Developing Methods to Remove Toxic Chlorite Ions from the Environment

Faculty Sponsor

Thomas Goyne


Arts and Sciences



Presentation Type

Poster Presentation

Symposium Date

Spring 4-28-2022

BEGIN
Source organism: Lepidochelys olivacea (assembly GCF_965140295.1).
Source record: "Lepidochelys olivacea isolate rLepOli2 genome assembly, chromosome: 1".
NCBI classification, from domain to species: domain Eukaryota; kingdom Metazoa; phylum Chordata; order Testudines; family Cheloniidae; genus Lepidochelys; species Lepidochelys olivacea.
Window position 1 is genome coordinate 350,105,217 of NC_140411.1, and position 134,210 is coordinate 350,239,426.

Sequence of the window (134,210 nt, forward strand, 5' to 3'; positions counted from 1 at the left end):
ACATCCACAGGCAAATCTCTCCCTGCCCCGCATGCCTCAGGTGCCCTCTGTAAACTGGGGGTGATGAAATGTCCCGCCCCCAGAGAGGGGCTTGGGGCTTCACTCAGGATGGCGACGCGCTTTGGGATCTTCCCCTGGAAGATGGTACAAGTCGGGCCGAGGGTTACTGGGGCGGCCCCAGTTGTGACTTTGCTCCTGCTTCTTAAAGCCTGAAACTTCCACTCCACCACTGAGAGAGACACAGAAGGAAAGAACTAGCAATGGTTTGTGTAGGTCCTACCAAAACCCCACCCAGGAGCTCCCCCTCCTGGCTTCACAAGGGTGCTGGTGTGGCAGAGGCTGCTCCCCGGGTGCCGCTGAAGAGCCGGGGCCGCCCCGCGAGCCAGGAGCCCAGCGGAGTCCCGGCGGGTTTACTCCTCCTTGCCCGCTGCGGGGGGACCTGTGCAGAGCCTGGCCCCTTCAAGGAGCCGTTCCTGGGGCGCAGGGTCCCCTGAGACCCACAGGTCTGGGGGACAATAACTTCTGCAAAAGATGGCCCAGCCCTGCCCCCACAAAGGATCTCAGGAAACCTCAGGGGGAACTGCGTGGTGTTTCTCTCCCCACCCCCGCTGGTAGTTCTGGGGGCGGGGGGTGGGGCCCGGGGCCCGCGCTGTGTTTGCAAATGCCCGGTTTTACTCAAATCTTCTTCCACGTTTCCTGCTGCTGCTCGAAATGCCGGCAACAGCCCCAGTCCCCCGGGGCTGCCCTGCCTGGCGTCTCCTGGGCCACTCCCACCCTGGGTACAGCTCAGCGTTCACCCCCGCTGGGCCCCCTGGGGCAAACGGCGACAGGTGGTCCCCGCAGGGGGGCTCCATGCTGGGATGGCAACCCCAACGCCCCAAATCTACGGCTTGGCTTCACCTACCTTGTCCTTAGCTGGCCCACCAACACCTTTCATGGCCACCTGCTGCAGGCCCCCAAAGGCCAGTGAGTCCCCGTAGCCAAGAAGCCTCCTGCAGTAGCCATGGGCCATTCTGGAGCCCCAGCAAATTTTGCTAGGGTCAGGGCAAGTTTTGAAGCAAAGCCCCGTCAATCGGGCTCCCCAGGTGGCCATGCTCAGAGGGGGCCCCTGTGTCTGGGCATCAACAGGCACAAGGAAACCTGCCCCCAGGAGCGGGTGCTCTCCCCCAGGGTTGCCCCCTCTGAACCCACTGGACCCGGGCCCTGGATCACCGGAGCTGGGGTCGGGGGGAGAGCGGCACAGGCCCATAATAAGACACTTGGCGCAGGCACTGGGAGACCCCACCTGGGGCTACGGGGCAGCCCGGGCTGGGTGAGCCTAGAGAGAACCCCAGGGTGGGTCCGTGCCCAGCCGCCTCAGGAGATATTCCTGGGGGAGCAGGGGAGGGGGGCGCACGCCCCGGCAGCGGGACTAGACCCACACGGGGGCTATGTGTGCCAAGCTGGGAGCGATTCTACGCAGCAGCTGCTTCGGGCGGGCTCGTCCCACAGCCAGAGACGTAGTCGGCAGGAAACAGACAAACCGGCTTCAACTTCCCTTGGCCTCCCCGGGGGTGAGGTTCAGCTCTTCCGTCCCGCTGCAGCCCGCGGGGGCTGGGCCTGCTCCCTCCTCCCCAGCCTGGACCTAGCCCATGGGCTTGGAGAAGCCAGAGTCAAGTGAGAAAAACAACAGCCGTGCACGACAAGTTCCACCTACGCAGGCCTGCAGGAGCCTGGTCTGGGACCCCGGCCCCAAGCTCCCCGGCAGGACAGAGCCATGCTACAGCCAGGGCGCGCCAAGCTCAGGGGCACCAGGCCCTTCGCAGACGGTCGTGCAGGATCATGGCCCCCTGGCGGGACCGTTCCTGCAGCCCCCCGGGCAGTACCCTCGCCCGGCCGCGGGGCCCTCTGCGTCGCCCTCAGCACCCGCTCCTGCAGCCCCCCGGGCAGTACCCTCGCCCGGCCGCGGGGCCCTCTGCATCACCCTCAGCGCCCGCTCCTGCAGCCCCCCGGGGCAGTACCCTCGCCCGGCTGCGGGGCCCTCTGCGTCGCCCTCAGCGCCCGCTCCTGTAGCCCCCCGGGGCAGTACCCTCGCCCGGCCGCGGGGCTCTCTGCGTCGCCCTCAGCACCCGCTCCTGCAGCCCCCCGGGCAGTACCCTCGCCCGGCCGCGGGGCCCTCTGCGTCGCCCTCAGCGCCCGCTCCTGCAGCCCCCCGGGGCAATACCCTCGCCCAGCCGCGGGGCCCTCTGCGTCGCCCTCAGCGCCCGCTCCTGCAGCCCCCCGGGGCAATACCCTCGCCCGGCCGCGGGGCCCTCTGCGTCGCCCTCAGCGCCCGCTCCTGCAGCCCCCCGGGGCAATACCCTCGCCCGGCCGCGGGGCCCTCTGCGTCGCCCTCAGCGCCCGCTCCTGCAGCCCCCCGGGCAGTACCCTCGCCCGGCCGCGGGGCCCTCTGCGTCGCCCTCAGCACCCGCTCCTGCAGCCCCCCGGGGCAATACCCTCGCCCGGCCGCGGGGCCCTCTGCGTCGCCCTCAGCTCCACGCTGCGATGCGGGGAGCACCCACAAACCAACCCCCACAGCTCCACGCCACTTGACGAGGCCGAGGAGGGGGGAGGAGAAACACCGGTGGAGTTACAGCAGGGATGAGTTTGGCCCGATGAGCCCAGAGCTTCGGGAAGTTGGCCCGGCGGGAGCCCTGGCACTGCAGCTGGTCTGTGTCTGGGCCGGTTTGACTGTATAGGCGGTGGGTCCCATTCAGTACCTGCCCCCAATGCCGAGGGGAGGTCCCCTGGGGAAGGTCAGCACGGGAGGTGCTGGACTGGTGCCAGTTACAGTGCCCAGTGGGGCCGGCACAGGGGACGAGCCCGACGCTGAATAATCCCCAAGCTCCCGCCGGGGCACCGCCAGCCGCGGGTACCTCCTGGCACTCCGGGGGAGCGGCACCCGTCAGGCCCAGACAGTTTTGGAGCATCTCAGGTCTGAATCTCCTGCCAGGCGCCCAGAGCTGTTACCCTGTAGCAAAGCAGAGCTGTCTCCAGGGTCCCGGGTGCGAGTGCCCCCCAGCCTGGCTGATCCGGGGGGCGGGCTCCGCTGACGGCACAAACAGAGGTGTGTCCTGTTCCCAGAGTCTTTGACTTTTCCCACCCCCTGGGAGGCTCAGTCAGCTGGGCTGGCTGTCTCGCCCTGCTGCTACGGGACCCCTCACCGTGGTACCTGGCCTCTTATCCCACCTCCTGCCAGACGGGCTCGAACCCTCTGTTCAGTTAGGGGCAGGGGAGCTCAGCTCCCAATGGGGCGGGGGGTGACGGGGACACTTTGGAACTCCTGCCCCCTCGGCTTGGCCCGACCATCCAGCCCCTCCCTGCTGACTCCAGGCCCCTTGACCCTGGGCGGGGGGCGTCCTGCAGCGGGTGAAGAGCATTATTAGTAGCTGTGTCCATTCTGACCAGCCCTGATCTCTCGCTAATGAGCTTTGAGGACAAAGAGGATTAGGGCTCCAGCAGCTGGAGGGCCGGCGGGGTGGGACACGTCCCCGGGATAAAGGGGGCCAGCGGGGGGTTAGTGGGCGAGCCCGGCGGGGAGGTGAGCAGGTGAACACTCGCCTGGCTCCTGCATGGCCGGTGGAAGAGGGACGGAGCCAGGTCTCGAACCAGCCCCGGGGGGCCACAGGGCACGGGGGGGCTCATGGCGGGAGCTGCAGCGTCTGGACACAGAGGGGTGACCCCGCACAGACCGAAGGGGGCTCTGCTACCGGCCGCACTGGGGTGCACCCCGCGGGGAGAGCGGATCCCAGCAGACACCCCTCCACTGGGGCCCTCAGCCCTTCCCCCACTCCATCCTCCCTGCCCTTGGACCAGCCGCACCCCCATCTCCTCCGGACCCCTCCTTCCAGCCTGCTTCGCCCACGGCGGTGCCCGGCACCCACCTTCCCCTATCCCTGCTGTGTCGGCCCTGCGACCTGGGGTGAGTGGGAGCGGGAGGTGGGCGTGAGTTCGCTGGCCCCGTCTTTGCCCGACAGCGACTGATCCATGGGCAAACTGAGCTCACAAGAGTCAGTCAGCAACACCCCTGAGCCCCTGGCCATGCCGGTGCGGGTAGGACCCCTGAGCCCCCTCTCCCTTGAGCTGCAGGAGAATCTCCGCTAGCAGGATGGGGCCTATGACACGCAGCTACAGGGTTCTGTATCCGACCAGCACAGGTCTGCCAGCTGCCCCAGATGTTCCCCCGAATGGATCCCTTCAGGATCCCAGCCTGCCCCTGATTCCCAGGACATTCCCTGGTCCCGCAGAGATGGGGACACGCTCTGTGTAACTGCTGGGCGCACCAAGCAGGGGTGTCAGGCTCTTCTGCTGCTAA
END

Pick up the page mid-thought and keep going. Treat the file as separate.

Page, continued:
The goal of this research project is to develop an inexpensive method to detoxify the chlorite ion (ClO2-), a major pollutant from many industrial processes. It is found in both contaminated soil and in contaminated groundwater. Recently, scientists have found many species of bacteria that express an enzyme called chlorite dismutase, which breaks down the chlorite ion into O2 gas and Cl- ions, neither of which are toxic. Our approach is to clone the gene for a His-tagged variant of the chlorite dismutase enzyme from the bacterium Nitrospira defluvii (chosen because the bacterium was hardy in a wide array of environmental conditions and temperatures) onto a plasmid. This plasmid will be optimized for E. Coli expression using Genscript services and will be used to transform E. Coli. After transforming E. Coli with this plasmid, chlorite dismutase will be expressed, the cells will be lysed, and the chlorite dismutase enzyme will be purified using a nickel chelate column. The amount of enzyme recovered will be determined using a Bradford essay, and the enzyme will be characterized using electrophoresis and a suitable enzyme assay. This research will provide more information about the chlorite dismutase enzyme that will hopefully allow industries to manage their waste better and potentially improve the treatment of water and soil.

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